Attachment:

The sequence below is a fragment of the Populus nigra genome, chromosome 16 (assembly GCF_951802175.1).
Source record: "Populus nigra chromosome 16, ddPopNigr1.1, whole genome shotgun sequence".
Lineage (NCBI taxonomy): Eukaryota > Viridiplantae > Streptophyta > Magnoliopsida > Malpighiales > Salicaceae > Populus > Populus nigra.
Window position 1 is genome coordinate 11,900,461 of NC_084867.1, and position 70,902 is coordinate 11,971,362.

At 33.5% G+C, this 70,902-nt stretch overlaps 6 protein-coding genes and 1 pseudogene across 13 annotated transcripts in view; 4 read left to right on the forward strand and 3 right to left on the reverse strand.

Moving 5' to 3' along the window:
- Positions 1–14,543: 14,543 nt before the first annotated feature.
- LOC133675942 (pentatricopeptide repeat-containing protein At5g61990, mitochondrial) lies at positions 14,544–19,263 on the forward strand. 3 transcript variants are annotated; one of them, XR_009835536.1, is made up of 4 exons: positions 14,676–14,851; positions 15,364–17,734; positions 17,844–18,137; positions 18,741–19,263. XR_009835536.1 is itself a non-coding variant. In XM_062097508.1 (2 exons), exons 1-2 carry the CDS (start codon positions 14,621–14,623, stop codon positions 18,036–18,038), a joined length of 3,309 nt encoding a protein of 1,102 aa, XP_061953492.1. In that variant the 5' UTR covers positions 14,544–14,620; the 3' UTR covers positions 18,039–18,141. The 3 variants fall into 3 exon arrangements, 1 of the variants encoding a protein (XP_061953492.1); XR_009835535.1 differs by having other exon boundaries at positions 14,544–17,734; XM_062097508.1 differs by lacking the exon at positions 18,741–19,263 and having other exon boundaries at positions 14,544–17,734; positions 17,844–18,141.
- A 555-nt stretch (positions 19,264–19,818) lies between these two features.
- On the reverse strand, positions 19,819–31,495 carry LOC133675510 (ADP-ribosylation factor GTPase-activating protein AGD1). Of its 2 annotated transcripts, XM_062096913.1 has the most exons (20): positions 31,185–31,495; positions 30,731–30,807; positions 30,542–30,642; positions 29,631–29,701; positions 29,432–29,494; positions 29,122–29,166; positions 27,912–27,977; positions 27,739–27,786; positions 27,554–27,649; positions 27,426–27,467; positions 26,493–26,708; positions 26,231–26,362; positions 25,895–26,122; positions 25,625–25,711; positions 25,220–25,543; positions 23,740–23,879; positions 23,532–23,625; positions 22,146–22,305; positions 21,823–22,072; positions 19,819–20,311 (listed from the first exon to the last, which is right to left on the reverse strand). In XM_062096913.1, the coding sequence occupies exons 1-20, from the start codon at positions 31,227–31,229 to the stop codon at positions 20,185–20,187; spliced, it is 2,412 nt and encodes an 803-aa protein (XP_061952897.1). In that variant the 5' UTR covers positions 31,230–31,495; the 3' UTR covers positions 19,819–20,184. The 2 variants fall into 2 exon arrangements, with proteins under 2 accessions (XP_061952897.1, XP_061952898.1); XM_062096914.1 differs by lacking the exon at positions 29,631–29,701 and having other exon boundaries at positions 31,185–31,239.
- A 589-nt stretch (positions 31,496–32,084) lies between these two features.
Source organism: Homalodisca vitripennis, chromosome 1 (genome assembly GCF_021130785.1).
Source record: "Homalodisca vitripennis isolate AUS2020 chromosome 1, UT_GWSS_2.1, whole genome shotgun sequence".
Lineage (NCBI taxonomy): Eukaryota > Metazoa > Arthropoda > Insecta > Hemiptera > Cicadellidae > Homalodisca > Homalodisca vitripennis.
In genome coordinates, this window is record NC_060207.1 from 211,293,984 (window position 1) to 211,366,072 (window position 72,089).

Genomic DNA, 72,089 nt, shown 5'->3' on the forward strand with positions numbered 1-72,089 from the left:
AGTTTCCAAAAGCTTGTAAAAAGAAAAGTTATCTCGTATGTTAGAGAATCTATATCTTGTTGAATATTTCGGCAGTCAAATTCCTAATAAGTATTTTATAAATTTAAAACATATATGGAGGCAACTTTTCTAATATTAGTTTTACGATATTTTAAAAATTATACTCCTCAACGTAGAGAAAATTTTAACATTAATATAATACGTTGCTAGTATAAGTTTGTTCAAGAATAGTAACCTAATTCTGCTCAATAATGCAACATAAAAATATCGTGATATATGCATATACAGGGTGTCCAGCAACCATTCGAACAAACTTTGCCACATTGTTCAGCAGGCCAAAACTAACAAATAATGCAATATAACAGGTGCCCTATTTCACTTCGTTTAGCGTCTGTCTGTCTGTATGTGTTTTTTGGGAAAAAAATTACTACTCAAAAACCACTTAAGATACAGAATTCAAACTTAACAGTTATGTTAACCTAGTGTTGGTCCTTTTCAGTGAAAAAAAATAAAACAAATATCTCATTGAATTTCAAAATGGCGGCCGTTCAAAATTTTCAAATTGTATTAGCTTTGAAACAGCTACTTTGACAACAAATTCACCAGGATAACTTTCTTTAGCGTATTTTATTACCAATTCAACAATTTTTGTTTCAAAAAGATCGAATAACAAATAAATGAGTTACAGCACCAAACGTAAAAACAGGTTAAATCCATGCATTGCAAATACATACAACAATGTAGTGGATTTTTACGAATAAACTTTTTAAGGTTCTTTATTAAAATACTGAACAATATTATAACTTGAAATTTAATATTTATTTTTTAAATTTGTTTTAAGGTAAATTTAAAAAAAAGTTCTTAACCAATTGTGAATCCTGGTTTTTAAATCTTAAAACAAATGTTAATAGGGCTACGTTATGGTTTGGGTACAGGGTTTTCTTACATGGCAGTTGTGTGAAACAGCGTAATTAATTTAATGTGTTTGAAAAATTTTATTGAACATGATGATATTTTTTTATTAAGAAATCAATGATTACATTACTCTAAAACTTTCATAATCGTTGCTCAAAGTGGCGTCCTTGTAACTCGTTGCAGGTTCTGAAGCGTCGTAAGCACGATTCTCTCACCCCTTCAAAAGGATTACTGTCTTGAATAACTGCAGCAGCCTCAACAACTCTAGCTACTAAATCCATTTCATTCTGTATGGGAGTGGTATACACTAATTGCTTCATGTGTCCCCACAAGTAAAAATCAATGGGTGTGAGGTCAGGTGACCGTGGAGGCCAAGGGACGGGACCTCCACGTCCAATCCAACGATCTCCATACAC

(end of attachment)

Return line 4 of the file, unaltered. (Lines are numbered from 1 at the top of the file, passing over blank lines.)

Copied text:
Window position 1 is genome coordinate 11,900,461 of NC_084867.1, and position 70,902 is coordinate 11,971,362.